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The three candidates — Armin Laschet of the conservatives, the Social Democrats' Olaf Scholz and the Greens' Annalena Baebock — have debated Germany's future role in the world.
The three candidates for German chancellor, Annalena Baerbock of the Greens, Armin Laschet of the Christian Democratic Union (CDU) and Olaf Scholz of the Social Democrats (SPD) took part in a debate on Saturday.
The event, titled "Beyond Westlessness: Germany's Role in the World," came three months ahead of Germany's federal elections on September 26.
German Christian Democratic Union (CDU) leader Armin Laschet, Green party co-leader Annalena Baerbockand German Finance Minister Olaf Scholz of the Social Democratic Party (SPD) attend a television debate hosted by tv moderator Tina Hassel and German diplomat and Chair of the Munich Security Conference (MSC) Wolfgang Ischinger in Berlin Saturday
The debate focused on the candidates' visions for Germany's future foreign and security policy. It was moderated by the Munich Security Conference chairman, Ambassador Wolfgang Ischinger, and Tina Hassel, the head of the capital studio of public broadcaster ARD.
Moderators introduced questions posed by global heavyweights in the fields of defense, foreign policy and academia such as US General David Petraeus, Ukrainian President Volodomyr Zelenskiy and British historian Timothy Garton Ash.
The three candidates were asked about a range of issues, including the trans-Atlantic relationship, climate change and Middle East security policy, as well as Germany's role in the EU and relations with Russia and China.
With Baerbock of the Greens and the CDU's Laschet representing opposing views on the debate stage — the upstart idealist seeking to shake things up in a values-based manner, and the more conservative realist emphasizing business and existing interests first — it was Scholz who worked to thread the needle between the divergent visions.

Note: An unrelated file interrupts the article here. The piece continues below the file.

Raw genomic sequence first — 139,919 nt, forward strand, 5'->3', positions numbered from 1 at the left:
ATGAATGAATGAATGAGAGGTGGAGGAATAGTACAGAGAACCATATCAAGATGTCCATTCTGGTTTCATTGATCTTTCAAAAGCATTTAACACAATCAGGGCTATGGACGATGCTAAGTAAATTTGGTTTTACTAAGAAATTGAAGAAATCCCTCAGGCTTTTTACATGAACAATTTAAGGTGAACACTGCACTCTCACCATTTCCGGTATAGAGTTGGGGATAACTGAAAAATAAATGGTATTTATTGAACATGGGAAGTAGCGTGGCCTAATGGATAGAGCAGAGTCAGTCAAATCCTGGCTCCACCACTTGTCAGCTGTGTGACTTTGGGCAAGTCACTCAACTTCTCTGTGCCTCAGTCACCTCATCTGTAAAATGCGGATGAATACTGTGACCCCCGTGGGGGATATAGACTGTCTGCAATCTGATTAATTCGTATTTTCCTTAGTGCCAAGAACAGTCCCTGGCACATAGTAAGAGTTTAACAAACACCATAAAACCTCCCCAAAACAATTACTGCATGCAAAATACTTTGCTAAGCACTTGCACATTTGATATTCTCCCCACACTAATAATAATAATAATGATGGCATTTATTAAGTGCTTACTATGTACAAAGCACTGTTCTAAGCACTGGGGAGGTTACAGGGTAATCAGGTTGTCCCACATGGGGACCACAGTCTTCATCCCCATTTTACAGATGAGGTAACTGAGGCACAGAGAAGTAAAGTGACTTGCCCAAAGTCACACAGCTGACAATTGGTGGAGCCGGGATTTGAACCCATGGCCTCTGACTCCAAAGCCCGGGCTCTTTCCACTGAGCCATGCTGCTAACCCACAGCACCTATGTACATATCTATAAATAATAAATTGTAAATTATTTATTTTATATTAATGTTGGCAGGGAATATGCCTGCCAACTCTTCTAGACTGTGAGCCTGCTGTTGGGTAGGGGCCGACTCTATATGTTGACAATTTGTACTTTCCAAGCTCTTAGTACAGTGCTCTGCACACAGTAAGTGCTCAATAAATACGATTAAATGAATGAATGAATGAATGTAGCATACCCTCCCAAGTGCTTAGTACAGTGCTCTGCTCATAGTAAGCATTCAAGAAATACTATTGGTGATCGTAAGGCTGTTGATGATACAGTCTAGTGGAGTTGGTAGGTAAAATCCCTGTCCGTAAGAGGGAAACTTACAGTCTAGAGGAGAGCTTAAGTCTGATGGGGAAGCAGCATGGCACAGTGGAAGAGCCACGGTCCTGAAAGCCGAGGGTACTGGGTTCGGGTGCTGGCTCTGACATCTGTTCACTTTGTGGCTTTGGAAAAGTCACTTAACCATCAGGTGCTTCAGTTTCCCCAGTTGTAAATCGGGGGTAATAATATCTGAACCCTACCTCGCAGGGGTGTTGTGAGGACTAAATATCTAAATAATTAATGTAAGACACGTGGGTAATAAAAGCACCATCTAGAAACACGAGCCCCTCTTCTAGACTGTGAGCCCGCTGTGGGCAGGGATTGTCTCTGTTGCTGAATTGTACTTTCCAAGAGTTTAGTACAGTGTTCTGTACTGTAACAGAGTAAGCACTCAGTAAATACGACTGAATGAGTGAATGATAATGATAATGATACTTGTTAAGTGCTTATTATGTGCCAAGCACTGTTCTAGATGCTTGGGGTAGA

In response to a question posed by current MEP and former Polish Foreign Minister Radek Sikorski about the outcome of the Nord Stream 2 pipeline, Laschet and Scholz threatened to halt the transfer of gas through the pipeline if Russia breaks its commitments to Ukraine.
"Should [Russian President Vladimir] Putin not abide by this rule and use it against Ukraine, it can also be stopped at any time," Laschet said. "It's that simple."
Ischinger read out a menacing statement aimed at Ukraine that Putin had delivered at the St. Petersburg Economic Forum earlier this month. In it, the Russian president said Ukraine would have to show good will if it wants to remain a transit country for Russian gas in the long term.
Scholz said that while Germany's interest in the pipeline was purely economic, this was clearly not the case for Russia.
Baerbock repeated her demand that the pipeline be scrapped, accusing Putin of wanting to use the project to destabilize Ukraine. She also questioned whether it was possible to cut off European gas from Russia in two places at once as a practical matter should Russia not honor its commitments.
"We cannot just say this is an economic project," Baerbock added. "I went to Russia and talked to key actors, it was said openly the goal was about Ukraine and to circumvent sanctions."
The Greens candidate also spoke of cutting EU funds to Hungary for its continued authoritarian trajectory, something Laschet and Scholz both objected to.
As expected, CDU candidate Armin Laschet spoke favorably of many of Germany's existing policies when it came to matters like Russia and China, where he said trade must be balanced with values.
He was hopeful that dialogue could be sustained even with tough adversaries while protests could be made about certain behaviors that ran contrary to human rights. In contrast to Baerbock, he insisted that dealing with Hungary's slide towards authoritarianism be confined to the European Court of Justice.
SPD candidate Scholz made the most of the continued sparring between Baerbock and Laschet, which grew contentious at times, by drawing on his wide experience as Vice-Chancellor and Finance Minister.
For instance in the Hungarian case, he returned to a familiar refrain of empowering local actors who side with European values, such as Budapest mayor Gergely Karacsony.
Towards the end of the debate, the moderators highlighted a German public opinion survey showing the top three security concerns of the public were all tied to climate change, an issue Green candidate Baerbock is known for championing.
"All we can say is the citizens show good judgement here," Scholz said.
At the debate's conclusion, when the candidates were asked to speak of what they admired in the other two, both Laschet and Scholz praised Baerbock's pragmatic idealist approach to tackling difficult problems in the world.
Baerbock by contrast praised Scholz for his calm and Laschet for his resilience in the face of headwinds.